In the early 2010s, the NC-Global Economy website was enhanced considerably and updated through the concerted efforts of a team of Duke GVC Center researchers, led by Stacey Frederick.[vi] The newest version of the website included a more standardized template to depict the value chains of the seven key industries we focused on,[vii] plus 20 years of economic statistics (1992-2012) on each industry, and comparisons with the other U.S. states that North Carolina competes with most directly in these industries. While carrying out this academic research, utilizing both publicly available statistics as well as proprietary databases and online research to document the specific activities of local companies in each industry, the Duke GVC Center was in close communication with North Carolina’s Department of Commerce and other state-level policymakers to increase both the policy and business relevance of this research.
In my written and oral testimony for the U.S. Senate Commerce Committee’s hearing on “Implementing Supply Chain Resiliency” on July 15, 2021, I discuss North Carolina in the Global Economy as an example of a “bottom up” approach to globalization, which focuses on how particular places (e.g., U.S. states or small countries) are affected by globalization, and how value chain mapping provides a very tangible, up-to-date and policy-relevant form of analysis that can be helpful to multiple industry stakeholders, including companies, workers, policymakers, training centers, research universities, environmental advocates, etc. Every state in the U.S. has its own set of priority industries that generate a large proportion of investments, jobs, trade opportunities, and broader social and environmental aspects of development. Thus, value chain mapping could be a highly useful approach that seeks to improve local competitiveness, but it is also scalable to national, regional and global levels.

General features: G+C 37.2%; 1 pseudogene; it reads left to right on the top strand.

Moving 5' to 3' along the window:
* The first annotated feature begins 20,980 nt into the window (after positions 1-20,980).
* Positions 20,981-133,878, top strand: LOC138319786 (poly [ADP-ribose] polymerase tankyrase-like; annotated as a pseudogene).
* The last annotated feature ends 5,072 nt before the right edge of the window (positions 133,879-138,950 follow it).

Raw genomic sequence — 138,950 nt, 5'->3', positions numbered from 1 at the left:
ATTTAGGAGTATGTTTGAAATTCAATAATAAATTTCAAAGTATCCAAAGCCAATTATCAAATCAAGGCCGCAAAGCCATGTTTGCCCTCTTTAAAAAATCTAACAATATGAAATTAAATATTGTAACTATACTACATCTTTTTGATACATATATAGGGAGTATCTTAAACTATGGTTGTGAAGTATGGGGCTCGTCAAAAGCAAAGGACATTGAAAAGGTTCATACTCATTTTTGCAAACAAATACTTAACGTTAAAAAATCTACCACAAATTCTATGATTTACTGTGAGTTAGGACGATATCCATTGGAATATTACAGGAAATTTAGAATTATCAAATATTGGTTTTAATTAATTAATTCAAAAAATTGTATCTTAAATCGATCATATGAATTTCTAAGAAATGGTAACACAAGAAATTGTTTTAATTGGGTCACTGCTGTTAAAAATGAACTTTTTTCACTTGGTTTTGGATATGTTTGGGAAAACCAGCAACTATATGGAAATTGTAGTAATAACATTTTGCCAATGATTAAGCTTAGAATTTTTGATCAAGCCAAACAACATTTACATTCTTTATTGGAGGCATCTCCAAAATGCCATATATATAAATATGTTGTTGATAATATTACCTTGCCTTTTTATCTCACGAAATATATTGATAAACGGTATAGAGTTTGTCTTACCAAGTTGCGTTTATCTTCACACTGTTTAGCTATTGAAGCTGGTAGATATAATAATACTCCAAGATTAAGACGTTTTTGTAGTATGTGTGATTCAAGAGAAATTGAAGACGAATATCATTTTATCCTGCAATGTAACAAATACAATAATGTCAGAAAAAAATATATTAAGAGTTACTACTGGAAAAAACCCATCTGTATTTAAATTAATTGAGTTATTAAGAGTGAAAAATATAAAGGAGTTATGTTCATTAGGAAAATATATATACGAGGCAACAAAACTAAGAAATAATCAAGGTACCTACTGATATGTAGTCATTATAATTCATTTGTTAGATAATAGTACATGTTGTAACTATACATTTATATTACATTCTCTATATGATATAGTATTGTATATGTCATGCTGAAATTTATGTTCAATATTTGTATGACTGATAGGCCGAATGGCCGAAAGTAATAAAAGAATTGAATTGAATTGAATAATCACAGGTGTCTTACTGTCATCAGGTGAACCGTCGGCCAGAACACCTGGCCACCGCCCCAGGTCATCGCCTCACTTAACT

The value-chain analysis allows the identification of critical gaps in supply chains that need to be addressed by investments. It sounds like governments should regularly support these kinds of studies, but from your testimony it seems this hasn’t happened. Why is this the case?